Earlier this year, two literary scholars, Alfie Bown and Kimberley Clarke, founded the Hong Kong Review of Books, a lively and varied addition to the online publishing scene. I recently emailed some questions to Bown, whose name should ring a bell with readers of the China Blog due to his recent contribution to it, to learn more about their joint endeavor. Here are my questions and his replies.
From the Hong Kong Review of Books’ website, I see that you moved to Hong Kong a year ago. What inspired you to start the HKRB?
Well that’s quite an easy question to answer. Kimberley and I both work in literature studies and are regular readers of other review of books sites like the Los Angeles Review of Books and the London Review of Books. When we arrived here last year we decided to check out the Hong Kong Review of Books, but when we tried to do this we realized that it didn’t exist! We assumed that a city with such a rich literary heritage as Hong Kong would have already had a site like this and so we just saw an opportunity to create it. There is the Asian Review of Books, which is great, but that is a very different project which focusses on books that are actually about Asia. Everyone seemed very supportive of the idea so we went ahead and launched the site with the simple ambition of proliferating some interesting discussion about radical literature!
What do you hope the Hong Kong Review of Books can accomplish in its first year?
Well, we are six months old and we are very pleased with our growth so far. We’ve had dozens of contributors including poets, academics, novelists, journalists, and illustrators and we just want to keep growing the site as a platform.
We’ve basically got three main projects. The first and biggest is of course book reviews. We review several books per week, focusing on poetry, literary fiction, and (most of all) non-fiction. We aim for at least 1 in 5 books to be about Hong Kong or China, or to be written by Hong Kong or Chinese authors, but the rest of the things we cover are international. Our reviewers are from all over the world and we leave it up to them to judge what is worth reviewing. Unlike many other review sites, we don’t decide what to cover and nor do the publishers. Instead we invite reviewers to pitch books that they are interested in writing on.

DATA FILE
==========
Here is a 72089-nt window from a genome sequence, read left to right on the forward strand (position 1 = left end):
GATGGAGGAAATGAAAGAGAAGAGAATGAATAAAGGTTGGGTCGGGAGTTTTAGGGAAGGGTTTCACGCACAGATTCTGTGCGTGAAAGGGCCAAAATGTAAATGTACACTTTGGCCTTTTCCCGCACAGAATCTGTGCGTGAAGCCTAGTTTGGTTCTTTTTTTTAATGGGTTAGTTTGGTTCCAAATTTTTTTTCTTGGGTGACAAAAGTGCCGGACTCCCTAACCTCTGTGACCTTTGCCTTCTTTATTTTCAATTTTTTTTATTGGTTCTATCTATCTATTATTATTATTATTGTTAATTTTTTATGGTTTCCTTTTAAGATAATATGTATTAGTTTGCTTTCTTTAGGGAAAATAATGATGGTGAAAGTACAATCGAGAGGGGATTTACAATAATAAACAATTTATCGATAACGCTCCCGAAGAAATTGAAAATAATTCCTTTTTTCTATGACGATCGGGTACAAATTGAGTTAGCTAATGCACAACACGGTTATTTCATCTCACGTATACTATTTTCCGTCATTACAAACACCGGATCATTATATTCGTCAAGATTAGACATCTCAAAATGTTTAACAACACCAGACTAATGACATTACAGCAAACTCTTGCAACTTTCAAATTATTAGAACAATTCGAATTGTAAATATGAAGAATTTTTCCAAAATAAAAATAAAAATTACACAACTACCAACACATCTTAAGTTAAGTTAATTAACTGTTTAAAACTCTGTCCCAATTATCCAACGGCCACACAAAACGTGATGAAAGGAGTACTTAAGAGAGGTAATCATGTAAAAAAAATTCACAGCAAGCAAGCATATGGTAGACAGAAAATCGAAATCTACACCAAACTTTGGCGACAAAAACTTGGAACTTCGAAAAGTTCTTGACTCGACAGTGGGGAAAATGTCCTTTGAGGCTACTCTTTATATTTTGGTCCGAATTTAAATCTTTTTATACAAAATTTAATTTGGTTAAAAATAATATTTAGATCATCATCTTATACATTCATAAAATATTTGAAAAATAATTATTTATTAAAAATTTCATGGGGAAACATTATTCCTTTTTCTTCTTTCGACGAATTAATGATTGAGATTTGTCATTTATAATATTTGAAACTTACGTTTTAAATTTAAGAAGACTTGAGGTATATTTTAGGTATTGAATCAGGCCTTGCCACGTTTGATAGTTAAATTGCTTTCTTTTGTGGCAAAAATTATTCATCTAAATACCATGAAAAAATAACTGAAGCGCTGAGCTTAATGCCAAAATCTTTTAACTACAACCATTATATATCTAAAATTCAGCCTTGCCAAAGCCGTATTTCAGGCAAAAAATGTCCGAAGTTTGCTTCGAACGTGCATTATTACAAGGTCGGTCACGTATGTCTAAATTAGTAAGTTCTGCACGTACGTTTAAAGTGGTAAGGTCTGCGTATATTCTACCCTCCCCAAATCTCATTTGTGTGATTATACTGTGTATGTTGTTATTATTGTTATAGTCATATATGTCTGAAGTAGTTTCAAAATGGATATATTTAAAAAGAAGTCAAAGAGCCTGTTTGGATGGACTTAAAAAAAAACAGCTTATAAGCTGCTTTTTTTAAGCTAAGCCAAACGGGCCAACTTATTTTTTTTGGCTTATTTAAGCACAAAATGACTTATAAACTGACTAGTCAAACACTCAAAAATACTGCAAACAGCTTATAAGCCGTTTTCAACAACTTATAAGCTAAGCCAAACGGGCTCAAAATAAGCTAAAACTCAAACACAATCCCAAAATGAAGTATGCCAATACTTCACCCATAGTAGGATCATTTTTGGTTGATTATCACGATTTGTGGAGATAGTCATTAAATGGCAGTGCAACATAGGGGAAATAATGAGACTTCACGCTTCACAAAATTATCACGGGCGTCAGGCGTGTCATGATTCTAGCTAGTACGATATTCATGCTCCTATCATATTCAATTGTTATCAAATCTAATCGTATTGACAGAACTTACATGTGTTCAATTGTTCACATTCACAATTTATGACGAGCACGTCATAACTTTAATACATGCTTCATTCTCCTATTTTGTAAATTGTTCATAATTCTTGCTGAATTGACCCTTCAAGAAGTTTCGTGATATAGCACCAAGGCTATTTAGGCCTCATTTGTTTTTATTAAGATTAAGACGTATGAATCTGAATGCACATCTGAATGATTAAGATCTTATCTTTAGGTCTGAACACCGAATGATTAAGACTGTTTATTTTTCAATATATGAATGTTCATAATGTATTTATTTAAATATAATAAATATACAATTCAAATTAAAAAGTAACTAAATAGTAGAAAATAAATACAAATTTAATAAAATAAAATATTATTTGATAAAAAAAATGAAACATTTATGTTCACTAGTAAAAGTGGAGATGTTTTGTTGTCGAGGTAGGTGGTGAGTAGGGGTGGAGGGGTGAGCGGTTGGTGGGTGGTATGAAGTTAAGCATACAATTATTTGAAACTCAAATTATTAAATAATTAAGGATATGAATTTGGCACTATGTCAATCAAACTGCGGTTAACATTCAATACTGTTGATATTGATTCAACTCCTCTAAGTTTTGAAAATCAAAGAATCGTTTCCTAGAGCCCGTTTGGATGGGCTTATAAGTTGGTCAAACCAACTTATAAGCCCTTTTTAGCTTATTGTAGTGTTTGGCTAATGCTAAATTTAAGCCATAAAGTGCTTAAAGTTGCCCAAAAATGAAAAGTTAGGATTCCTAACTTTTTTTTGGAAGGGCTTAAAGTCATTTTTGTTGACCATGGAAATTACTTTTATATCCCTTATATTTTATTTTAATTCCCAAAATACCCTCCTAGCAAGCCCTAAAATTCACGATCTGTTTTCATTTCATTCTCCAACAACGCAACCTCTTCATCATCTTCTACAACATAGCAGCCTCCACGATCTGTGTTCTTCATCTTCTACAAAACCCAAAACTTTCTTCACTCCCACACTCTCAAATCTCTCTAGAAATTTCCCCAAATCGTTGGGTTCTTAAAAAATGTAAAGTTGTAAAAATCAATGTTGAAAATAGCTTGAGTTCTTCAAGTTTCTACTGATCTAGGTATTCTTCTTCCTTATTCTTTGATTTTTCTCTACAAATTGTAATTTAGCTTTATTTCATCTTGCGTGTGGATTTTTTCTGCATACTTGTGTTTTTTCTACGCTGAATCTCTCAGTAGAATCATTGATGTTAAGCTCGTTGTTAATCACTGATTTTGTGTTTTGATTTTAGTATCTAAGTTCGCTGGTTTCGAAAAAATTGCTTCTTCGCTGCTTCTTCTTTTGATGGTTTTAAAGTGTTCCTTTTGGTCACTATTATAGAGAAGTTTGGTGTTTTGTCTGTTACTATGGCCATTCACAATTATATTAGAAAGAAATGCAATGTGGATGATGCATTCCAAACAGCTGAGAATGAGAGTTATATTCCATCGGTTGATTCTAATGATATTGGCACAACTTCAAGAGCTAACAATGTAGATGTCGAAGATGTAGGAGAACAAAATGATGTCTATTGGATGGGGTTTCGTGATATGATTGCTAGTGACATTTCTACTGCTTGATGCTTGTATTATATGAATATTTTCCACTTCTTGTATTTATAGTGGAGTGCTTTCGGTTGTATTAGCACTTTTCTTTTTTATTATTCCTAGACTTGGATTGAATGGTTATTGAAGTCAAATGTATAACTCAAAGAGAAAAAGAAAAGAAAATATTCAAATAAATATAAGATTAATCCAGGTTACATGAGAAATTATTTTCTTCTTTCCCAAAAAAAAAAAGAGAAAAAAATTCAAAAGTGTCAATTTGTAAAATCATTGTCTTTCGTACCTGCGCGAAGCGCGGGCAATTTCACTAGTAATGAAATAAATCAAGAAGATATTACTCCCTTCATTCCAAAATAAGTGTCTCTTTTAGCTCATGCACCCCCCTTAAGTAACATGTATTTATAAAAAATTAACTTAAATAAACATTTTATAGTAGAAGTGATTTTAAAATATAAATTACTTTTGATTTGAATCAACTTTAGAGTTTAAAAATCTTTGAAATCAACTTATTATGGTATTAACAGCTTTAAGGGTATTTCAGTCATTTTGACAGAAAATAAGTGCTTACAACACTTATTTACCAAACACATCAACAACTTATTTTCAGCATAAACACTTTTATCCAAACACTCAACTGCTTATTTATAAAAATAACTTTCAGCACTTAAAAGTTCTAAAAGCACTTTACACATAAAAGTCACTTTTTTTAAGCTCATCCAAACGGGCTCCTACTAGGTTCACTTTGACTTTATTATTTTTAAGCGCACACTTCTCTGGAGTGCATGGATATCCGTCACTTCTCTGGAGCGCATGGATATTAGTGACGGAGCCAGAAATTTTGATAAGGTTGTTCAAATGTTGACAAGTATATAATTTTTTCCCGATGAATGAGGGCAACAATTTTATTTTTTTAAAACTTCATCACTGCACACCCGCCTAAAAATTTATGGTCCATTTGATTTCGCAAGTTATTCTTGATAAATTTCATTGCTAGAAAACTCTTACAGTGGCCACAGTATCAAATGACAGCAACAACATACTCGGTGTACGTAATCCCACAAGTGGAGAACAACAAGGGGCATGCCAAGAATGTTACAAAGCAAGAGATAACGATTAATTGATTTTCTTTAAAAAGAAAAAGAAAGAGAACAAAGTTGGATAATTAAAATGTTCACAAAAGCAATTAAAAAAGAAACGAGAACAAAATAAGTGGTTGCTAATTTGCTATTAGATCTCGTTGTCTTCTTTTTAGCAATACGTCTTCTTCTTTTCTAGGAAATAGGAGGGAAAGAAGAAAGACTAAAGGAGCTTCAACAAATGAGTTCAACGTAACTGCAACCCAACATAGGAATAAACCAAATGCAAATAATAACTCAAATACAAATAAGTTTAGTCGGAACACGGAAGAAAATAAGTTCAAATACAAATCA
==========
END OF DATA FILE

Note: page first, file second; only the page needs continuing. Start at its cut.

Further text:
Secondly, we have our HKRB Interviews Series which is our most successful feature because we have interviewed some of the very top philosophers and writers in the world. This is exclusively about ‘critical theory.’ Once per month we interview an author of a new book in theory and philosophy about their work, discussing politics, philosophy, and culture.
Finally we have a new feature, our HKRB Essays Series, which has just launched with essays on the refugee crisis and the singer Prince. We’re hoping to build this a lot more and solicit essays on Hong Kong politics and culture from our many contributors in Hong Kong.
We’re always looking to grow, and if any China Blog or LARB readers want to write for us they should get in touch! Details here.
Part of the mission of the Hong Kong Review of Books is “promoting radical discussion in challenging political climates.” Hong Kong is certainly in its most challenging political climate since the Handover, yet many in Chinese publishing there are shying away from any type of radical discussion. Do you think the English press is held to a different set of standards? Is there any fear that you’ll receive pressure from the Hong Kong government to abstain from controversial subjects?
Yes, that’s a big part of our mission! This is a great question and, we think, the most important. First we should say the obvious: that the site is all about books. For some people this would be a way of saying that its relatively harmless – i.e. the idea that ‘it’s only books’ – but this is the opposite of what we think. We firmly believe that literature and writing itself is always political. So, in order to be a genuine site about literature and about writing, you would have to be engaged with politics.
By ‘radical discussion’ we mean new and innovative ideas which deal with the difficult times we live in. Like with our reviews, the political content is determined by what our contributors want to write on. We certainly don’t abstain from controversial subjects and we urge our writers to tackle them. As you say, we see Hong Kong as being in a very important political moment in which it is very important to be political and think about the future, so yes, we want to help provide a platform for such discussion.
What are your impressions of the English-speaking Hong Kong literary scene? How does the Hong Kong Review of Books fit into that scene?
We think there is a great literary scene here and we are looking forward to being part of the Hong Kong International Literary Festival later this year which shows just how much is already here. We just want to bring all this together and also join it up with other international discussions of literature really. Like LARB, we are a properly international review of books site, but we are also very interested in Hong Kong literature and culture and we want to really bring the two together.
Finally, what has surprised you the most about Hong Kong?
The fact that there was no Hong Kong Review of Books already. We were lucky!